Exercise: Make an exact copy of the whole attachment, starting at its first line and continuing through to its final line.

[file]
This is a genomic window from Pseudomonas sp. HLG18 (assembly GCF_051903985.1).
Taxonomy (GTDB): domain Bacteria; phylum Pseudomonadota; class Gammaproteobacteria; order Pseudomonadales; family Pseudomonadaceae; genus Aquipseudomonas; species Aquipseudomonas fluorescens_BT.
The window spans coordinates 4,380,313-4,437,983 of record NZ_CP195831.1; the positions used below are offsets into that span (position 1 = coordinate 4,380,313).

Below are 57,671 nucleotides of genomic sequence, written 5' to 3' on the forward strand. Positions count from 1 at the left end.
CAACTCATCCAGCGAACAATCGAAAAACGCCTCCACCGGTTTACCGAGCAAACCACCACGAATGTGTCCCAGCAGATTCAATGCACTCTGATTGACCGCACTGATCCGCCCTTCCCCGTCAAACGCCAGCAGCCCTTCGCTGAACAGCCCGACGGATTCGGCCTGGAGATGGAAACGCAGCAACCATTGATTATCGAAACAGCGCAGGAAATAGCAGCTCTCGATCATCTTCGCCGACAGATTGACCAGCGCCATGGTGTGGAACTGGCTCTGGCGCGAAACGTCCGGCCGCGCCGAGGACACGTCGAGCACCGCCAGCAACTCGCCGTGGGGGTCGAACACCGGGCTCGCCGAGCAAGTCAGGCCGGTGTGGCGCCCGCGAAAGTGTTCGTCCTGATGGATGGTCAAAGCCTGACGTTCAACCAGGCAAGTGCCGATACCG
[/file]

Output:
This is a genomic window from Pseudomonas sp. HLG18 (assembly GCF_051903985.1).
Taxonomy (GTDB): domain Bacteria; phylum Pseudomonadota; class Gammaproteobacteria; order Pseudomonadales; family Pseudomonadaceae; genus Aquipseudomonas; species Aquipseudomonas fluorescens_BT.
The window spans coordinates 4,380,313-4,437,983 of record NZ_CP195831.1; the positions used below are offsets into that span (position 1 = coordinate 4,380,313).

Below are 57,671 nucleotides of genomic sequence, written 5' to 3' on the forward strand. Positions count from 1 at the left end.
CAACTCATCCAGCGAACAATCGAAAAACGCCTCCACCGGTTTACCGAGCAAACCACCACGAATGTGTCCCAGCAGATTCAATGCACTCTGATTGACCGCACTGATCCGCCCTTCCCCGTCAAACGCCAGCAGCCCTTCGCTGAACAGCCCGACGGATTCGGCCTGGAGATGGAAACGCAGCAACCATTGATTATCGAAACAGCGCAGGAAATAGCAGCTCTCGATCATCTTCGCCGACAGATTGACCAGCGCCATGGTGTGGAACTGGCTCTGGCGCGAAACGTCCGGCCGCGCCGAGGACACGTCGAGCACCGCCAGCAACTCGCCGTGGGGGTCGAACACCGGGCTCGCCGAGCAAGTCAGGCCGGTGTGGCGCCCGCGAAAGTGTTCGTCCTGATGGATGGTCAAAGCCTGACGTTCAACCAGGCAAGTGCCGATACCG